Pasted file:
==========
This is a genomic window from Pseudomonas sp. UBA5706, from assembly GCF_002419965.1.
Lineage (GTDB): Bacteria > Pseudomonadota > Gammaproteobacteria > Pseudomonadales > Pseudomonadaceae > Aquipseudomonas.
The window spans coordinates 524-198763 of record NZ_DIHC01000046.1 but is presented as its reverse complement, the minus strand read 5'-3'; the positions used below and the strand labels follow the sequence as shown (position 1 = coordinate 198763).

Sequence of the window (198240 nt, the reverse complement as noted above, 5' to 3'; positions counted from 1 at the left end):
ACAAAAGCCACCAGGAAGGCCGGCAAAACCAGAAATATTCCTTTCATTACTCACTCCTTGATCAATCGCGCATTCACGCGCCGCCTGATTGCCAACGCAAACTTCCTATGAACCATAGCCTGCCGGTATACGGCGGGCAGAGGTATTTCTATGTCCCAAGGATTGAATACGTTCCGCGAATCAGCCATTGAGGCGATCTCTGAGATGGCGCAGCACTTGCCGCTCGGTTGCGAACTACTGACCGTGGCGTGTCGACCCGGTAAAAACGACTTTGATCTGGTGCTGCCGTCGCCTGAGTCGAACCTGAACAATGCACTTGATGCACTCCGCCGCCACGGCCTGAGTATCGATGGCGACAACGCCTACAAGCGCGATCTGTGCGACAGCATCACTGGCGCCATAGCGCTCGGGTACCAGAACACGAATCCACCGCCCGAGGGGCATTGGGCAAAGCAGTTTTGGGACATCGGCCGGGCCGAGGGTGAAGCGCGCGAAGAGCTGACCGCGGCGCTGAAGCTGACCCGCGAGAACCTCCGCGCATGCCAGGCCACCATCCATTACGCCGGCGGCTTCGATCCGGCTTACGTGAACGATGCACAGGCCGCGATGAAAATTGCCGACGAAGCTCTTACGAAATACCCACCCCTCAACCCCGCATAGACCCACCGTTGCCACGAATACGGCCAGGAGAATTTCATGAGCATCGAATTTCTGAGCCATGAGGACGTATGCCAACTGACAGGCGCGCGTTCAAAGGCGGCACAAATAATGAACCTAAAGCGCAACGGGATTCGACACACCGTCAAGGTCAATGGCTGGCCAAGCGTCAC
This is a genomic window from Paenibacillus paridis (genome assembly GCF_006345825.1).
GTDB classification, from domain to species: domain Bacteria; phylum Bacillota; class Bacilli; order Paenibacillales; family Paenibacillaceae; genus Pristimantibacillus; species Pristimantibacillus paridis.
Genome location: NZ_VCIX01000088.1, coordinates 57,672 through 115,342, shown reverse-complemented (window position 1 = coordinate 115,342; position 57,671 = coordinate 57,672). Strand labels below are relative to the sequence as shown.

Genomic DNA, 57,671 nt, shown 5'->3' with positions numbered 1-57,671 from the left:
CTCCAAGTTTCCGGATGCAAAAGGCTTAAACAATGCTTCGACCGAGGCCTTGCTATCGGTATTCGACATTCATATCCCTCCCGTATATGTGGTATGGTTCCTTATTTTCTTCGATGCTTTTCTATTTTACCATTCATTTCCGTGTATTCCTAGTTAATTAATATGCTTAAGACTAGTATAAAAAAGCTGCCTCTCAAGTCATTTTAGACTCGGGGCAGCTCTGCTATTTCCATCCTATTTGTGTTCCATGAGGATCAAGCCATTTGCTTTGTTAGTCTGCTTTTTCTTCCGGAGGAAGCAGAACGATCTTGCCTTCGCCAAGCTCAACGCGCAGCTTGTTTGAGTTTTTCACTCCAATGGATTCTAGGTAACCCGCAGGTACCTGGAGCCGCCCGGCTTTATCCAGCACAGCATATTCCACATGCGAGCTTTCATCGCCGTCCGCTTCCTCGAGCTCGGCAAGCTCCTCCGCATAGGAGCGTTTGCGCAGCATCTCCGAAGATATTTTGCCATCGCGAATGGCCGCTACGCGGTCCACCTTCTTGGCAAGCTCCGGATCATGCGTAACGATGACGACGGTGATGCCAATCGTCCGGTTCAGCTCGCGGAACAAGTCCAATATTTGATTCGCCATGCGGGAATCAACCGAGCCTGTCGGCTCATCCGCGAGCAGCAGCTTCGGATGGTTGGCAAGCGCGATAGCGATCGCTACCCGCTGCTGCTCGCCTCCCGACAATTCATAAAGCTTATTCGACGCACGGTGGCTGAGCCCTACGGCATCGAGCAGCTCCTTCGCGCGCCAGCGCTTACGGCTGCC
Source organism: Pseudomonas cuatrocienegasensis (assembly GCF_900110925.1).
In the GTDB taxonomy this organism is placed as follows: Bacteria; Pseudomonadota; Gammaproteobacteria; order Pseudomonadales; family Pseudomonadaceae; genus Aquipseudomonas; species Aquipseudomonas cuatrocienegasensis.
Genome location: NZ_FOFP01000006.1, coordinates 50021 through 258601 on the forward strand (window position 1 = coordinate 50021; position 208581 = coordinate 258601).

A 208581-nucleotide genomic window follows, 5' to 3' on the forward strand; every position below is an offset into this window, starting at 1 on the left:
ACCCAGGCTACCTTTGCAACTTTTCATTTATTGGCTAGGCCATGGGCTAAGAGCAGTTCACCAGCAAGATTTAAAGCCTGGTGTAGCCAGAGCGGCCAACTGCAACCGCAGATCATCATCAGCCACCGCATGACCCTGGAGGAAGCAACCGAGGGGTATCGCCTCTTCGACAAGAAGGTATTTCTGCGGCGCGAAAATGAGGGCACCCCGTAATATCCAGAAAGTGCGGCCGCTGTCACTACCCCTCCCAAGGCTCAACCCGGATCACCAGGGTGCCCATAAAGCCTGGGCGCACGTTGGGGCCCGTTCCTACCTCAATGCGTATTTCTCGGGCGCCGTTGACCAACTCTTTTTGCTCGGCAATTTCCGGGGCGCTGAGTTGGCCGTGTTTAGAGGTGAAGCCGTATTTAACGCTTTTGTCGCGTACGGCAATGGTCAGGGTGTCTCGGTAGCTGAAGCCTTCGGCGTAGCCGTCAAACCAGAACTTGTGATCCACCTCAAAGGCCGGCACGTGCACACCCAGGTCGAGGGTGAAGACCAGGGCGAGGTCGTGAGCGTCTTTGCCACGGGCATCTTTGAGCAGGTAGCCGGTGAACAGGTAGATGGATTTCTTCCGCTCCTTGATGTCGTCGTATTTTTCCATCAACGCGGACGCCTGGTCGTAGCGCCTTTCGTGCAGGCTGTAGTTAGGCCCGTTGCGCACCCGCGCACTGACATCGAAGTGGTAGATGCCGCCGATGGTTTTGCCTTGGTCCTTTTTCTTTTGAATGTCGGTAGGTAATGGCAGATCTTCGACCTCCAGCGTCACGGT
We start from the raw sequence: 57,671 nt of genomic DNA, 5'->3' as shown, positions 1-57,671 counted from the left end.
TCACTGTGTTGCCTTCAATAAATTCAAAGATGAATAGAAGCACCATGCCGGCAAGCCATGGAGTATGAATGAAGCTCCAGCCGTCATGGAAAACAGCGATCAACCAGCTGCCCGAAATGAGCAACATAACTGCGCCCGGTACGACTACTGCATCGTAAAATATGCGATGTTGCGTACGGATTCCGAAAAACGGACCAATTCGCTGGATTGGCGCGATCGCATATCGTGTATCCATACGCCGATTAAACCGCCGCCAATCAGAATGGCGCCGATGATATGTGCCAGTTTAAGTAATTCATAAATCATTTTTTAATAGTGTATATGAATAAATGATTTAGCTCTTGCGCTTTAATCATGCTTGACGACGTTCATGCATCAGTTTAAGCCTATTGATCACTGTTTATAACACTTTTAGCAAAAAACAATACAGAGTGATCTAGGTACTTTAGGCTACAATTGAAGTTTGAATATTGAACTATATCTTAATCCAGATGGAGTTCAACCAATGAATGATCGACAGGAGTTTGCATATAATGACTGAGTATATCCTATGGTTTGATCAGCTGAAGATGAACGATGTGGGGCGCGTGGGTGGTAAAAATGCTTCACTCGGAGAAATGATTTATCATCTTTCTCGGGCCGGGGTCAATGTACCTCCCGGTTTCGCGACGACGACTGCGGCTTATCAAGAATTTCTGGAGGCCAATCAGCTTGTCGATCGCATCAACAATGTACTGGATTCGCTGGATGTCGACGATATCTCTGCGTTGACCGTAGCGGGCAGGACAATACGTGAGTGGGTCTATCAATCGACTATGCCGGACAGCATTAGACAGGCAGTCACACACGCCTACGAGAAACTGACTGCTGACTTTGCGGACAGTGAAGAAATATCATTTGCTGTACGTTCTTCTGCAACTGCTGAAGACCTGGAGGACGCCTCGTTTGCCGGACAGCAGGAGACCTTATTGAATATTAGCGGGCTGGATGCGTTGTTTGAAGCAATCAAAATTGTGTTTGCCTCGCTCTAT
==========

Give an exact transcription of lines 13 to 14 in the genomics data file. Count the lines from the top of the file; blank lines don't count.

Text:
Genome location: NZ_FOFP01000006.1, coordinates 50021 through 258601 on the forward strand (window position 1 = coordinate 50021; position 208581 = coordinate 258601).

A 208581-nucleotide genomic window follows, 5' to 3' on the forward strand; every position below is an offset into this window, starting at 1 on the left: